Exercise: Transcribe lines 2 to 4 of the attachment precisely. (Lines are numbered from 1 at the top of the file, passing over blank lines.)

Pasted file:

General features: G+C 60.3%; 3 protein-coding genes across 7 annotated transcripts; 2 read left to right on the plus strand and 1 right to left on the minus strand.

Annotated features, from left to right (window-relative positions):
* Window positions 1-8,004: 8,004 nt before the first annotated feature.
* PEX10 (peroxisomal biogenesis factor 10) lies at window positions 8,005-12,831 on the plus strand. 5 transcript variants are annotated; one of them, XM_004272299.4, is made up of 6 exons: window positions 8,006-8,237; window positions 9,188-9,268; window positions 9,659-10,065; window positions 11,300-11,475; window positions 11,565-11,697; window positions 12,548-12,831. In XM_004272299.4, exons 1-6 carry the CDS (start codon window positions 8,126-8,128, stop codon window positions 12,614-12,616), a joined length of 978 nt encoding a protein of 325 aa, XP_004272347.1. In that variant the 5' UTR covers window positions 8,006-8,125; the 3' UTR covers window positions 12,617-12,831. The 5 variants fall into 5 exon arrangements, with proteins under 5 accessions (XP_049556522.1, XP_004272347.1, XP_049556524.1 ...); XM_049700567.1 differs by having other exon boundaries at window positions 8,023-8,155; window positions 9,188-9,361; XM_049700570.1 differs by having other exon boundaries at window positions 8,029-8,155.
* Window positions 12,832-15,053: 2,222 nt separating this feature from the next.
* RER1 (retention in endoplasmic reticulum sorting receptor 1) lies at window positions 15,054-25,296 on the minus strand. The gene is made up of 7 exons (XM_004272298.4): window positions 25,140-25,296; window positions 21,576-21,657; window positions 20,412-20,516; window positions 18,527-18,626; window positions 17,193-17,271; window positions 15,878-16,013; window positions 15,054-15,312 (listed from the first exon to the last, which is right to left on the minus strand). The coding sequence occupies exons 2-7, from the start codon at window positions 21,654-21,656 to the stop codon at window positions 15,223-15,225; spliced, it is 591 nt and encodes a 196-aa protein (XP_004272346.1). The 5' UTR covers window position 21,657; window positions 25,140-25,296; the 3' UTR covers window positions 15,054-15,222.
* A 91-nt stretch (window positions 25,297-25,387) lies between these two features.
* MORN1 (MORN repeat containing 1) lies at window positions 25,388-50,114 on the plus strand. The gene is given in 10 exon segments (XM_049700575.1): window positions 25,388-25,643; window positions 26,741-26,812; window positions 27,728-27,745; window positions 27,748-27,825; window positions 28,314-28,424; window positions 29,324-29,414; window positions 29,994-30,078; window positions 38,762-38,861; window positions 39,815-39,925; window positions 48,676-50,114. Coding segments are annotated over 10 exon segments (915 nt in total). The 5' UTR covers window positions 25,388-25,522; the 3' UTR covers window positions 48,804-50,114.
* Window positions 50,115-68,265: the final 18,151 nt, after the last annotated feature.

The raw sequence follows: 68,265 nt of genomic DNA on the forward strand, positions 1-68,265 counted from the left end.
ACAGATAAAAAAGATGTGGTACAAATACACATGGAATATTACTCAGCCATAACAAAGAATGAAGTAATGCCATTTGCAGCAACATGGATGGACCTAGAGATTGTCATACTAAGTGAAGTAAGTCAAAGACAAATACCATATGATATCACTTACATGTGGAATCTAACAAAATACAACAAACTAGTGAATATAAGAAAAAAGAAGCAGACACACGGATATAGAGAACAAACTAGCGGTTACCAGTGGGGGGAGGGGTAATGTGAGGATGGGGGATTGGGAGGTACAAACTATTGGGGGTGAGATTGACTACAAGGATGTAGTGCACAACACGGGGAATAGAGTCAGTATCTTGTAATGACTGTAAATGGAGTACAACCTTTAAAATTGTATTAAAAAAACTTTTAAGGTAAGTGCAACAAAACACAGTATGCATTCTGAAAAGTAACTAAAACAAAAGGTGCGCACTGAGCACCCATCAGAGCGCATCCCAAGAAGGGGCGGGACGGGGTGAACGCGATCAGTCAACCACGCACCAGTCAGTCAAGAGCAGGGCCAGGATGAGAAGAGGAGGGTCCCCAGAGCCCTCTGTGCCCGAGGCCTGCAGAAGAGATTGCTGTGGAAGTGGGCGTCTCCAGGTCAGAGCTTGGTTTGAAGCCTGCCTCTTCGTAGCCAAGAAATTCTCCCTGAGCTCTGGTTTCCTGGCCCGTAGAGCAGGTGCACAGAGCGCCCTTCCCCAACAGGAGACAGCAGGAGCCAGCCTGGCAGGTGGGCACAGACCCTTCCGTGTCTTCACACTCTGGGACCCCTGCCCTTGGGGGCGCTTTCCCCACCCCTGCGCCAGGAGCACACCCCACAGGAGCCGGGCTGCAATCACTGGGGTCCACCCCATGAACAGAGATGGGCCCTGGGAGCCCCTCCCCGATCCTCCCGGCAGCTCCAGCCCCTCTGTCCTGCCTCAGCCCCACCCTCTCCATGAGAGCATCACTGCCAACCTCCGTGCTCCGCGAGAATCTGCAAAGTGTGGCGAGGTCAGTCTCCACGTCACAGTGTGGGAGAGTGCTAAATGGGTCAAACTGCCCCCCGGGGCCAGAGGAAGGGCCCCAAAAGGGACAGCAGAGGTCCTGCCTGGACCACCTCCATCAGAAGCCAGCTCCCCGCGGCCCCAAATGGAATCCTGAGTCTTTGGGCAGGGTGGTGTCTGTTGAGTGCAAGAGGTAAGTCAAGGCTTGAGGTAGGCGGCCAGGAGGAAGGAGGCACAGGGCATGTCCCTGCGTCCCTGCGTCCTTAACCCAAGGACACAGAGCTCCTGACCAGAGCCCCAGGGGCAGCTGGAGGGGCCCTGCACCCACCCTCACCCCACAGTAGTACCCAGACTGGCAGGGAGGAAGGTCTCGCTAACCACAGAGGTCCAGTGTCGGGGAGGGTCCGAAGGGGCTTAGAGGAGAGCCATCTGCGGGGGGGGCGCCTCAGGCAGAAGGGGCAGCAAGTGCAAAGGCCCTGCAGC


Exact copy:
Annotated features, from left to right (window-relative positions):
* Window positions 1-8,004: 8,004 nt before the first annotated feature.
* PEX10 (peroxisomal biogenesis factor 10) lies at window positions 8,005-12,831 on the plus strand. 5 transcript variants are annotated; one of them, XM_004272299.4, is made up of 6 exons: window positions 8,006-8,237; window positions 9,188-9,268; window positions 9,659-10,065; window positions 11,300-11,475; window positions 11,565-11,697; window positions 12,548-12,831. In XM_004272299.4, exons 1-6 carry the CDS (start codon window positions 8,126-8,128, stop codon window positions 12,614-12,616), a joined length of 978 nt encoding a protein of 325 aa, XP_004272347.1. In that variant the 5' UTR covers window positions 8,006-8,125; the 3' UTR covers window positions 12,617-12,831. The 5 variants fall into 5 exon arrangements, with proteins under 5 accessions (XP_049556522.1, XP_004272347.1, XP_049556524.1 ...); XM_049700567.1 differs by having other exon boundaries at window positions 8,023-8,155; window positions 9,188-9,361; XM_049700570.1 differs by having other exon boundaries at window positions 8,029-8,155.